USWNT

U.S. Soccer refutes claims made in new USWNT documentary ‘LFG’

Lizzy Becherano
Megan Rapinoe of USA women's national team during the 2019 World Cup
Megan Rapinoe of USA women's national team during the 2019 World Cup / SOPA Images/Getty Images
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The U.S. Soccer federation has taken to Twitter to refute several claims made by a lawyer working with the United States women’s national team during their equal pay lawsuit.

Using their communication department’s account, U.S started the 17 tweet thread by stating that lawyer Jeffrey Kessler “presents a misleading and inaccurate account of facts" in a new HBO documentary titled LFG.

The U.S. Soccer federation declined to take part in the documentary, as The Washington Post reported HBO approached the organization late in production and failed to provide enough information about the on-screen project. 

"In the new movie 'LFG,' there is a concerning level of dishonesty about the U.S. Soccer and the USWNT's compensation that we feel must be addressed," their Twitter thread began.

“Kessler’s own admission in the movie that certain things he says are “a little bit of an exaggeration” pertains to a lot of the misleading information he presents, conveniently without context or specific details. So, we’d like to talk about real facts,” read the second tweet. 

The documentary portrays the story of the USWNT’s equal pay lawsuit through the eyes of the players themselves, including testimonies from Becky Sauerbrunn, Megan Rapinoe, Jessica McDonald, Kelley O’Hara and Sam Mewis. Despite player involvement, the U.S Soccer Federation simply attacked Kessler’s words and portrayal of the situation.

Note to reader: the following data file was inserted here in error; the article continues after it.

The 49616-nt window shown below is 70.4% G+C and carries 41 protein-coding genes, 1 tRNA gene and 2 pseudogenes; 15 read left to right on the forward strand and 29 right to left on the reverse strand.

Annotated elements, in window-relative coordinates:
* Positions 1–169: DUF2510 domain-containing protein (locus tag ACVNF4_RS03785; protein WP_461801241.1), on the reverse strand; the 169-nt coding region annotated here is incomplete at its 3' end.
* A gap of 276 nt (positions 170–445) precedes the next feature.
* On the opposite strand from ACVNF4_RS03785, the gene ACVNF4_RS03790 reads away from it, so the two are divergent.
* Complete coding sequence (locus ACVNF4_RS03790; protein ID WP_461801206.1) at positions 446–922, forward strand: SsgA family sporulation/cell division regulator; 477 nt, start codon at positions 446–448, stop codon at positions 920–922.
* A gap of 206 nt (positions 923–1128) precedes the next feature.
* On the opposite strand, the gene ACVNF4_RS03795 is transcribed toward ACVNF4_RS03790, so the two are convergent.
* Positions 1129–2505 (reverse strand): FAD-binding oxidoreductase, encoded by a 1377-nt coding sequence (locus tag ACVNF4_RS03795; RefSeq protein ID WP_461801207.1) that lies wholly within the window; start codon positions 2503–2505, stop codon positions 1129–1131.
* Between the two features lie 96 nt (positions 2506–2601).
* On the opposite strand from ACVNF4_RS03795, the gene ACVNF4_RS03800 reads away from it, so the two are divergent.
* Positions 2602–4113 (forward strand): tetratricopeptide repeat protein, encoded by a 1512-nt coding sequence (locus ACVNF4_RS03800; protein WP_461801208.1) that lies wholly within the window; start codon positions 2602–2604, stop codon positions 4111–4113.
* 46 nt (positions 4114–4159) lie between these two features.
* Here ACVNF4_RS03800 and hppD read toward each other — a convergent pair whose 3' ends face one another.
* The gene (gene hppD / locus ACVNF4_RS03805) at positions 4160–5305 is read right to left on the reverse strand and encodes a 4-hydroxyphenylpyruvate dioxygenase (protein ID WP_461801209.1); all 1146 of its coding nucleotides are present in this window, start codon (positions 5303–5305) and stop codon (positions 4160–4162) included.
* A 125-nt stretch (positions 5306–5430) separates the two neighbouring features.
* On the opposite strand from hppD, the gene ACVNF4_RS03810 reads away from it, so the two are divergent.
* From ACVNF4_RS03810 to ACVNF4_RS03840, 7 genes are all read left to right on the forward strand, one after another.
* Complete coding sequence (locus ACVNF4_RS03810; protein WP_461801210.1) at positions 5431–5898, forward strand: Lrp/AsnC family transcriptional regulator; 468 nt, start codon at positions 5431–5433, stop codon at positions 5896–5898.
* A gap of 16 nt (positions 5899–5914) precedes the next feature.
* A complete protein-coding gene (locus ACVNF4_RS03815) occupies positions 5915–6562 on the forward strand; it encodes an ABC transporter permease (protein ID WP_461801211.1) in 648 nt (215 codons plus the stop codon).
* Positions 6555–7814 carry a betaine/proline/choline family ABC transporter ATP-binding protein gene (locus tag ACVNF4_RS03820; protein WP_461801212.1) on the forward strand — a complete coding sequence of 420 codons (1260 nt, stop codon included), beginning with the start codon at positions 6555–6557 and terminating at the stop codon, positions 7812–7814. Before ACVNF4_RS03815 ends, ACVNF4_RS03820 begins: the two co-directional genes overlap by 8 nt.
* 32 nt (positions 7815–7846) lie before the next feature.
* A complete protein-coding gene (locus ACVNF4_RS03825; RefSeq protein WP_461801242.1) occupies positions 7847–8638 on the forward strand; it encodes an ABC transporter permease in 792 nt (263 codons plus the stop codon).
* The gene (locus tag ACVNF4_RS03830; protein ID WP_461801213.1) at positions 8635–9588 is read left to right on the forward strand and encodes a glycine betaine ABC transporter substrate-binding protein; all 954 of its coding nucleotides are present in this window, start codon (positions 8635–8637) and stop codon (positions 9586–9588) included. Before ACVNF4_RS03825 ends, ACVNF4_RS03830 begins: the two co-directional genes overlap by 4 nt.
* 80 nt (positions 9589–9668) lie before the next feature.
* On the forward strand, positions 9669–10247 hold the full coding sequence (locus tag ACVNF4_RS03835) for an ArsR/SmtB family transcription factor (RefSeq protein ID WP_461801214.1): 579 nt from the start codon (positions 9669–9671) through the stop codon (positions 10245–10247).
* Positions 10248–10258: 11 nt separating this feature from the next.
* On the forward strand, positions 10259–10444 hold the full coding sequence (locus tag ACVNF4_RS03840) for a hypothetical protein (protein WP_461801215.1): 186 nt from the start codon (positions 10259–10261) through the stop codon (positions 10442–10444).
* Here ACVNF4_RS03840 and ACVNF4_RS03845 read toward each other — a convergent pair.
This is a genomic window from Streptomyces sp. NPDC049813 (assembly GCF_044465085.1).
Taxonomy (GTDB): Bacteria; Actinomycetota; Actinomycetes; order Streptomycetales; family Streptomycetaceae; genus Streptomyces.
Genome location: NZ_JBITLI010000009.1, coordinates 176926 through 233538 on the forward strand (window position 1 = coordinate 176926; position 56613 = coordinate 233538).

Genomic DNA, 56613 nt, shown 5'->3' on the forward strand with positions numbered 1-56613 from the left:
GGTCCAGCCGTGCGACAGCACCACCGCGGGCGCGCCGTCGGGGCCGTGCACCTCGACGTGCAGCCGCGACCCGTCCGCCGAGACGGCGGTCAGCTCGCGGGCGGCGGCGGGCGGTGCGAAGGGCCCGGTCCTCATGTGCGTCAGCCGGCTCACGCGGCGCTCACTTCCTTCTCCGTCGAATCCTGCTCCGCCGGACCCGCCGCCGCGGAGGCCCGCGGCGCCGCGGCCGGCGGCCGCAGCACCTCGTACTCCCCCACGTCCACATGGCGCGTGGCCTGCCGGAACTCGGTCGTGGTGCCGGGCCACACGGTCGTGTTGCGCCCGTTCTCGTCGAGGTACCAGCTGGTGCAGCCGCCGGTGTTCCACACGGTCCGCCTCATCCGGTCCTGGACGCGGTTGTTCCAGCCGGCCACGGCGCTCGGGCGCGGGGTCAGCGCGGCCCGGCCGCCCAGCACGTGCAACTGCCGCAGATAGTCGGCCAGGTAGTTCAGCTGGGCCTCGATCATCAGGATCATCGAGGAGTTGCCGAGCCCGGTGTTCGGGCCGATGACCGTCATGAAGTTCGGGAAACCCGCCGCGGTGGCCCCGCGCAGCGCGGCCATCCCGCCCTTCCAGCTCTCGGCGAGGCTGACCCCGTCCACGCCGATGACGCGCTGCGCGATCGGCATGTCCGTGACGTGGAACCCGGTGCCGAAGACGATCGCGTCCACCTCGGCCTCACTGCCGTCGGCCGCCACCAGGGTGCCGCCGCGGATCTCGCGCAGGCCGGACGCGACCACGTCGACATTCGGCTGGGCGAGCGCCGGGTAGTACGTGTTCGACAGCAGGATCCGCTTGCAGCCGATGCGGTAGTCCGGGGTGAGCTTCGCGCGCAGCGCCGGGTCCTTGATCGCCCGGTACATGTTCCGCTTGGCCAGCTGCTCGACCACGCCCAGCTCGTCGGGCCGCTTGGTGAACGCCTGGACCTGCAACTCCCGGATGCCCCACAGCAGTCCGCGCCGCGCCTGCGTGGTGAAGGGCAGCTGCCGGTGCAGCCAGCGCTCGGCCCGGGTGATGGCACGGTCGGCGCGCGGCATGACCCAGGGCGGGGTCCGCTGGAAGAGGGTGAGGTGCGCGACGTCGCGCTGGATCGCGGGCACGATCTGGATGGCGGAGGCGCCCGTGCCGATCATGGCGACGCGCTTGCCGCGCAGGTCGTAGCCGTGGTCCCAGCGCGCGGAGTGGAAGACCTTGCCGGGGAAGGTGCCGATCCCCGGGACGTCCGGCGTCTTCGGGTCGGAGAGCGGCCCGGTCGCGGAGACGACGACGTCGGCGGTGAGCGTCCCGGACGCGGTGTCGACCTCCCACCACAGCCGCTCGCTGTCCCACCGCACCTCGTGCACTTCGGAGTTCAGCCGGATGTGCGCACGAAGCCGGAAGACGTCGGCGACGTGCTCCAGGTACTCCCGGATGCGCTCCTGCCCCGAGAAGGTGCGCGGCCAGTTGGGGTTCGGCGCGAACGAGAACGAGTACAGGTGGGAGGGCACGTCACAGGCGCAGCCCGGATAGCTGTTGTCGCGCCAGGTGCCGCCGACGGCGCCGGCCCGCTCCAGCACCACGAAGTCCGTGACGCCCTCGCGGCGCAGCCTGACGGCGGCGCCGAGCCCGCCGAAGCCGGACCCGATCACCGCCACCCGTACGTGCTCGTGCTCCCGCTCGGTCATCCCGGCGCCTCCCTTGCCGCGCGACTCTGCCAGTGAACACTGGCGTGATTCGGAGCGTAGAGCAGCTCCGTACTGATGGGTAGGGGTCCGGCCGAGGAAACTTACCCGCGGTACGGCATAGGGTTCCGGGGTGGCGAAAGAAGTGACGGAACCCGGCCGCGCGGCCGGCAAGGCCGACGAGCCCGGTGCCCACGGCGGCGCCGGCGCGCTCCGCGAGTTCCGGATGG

Kessler has not remained silent since the Twitter thread. 

"The USSF, regrettably, continues to try to rewrite the past, making up a narrative that it has offered an equal rate of pay to the world champion women players, but it has not," Kessler said in a statement when contacted by ESPN on Friday.

Abby Dahlkemper, Alex Morgan, Alyssa Naeher, Becky Sauerbrunn
Several USWNT players have taken part in the documentary / Soccrates Images/Getty Images

Beyond equal pay, the federation refuted claims about hotel accommodations, airplane travel, revenue generation, TV ratings and World Cup prize money.

In April, a federal judge granted a partial deal between the USWNT and the USSF over unequal conditions in football. That decision allowed the squad to appeal in May their equal pay claims.

Prior to this incident, USSF president Cindy Parlow Cone explicitly mentioned that asking the organization to “make up the difference in FIFA prize money, one of the key requests in the USWNT's lawsuit is untenable, and would likely bankrupt them." 

 

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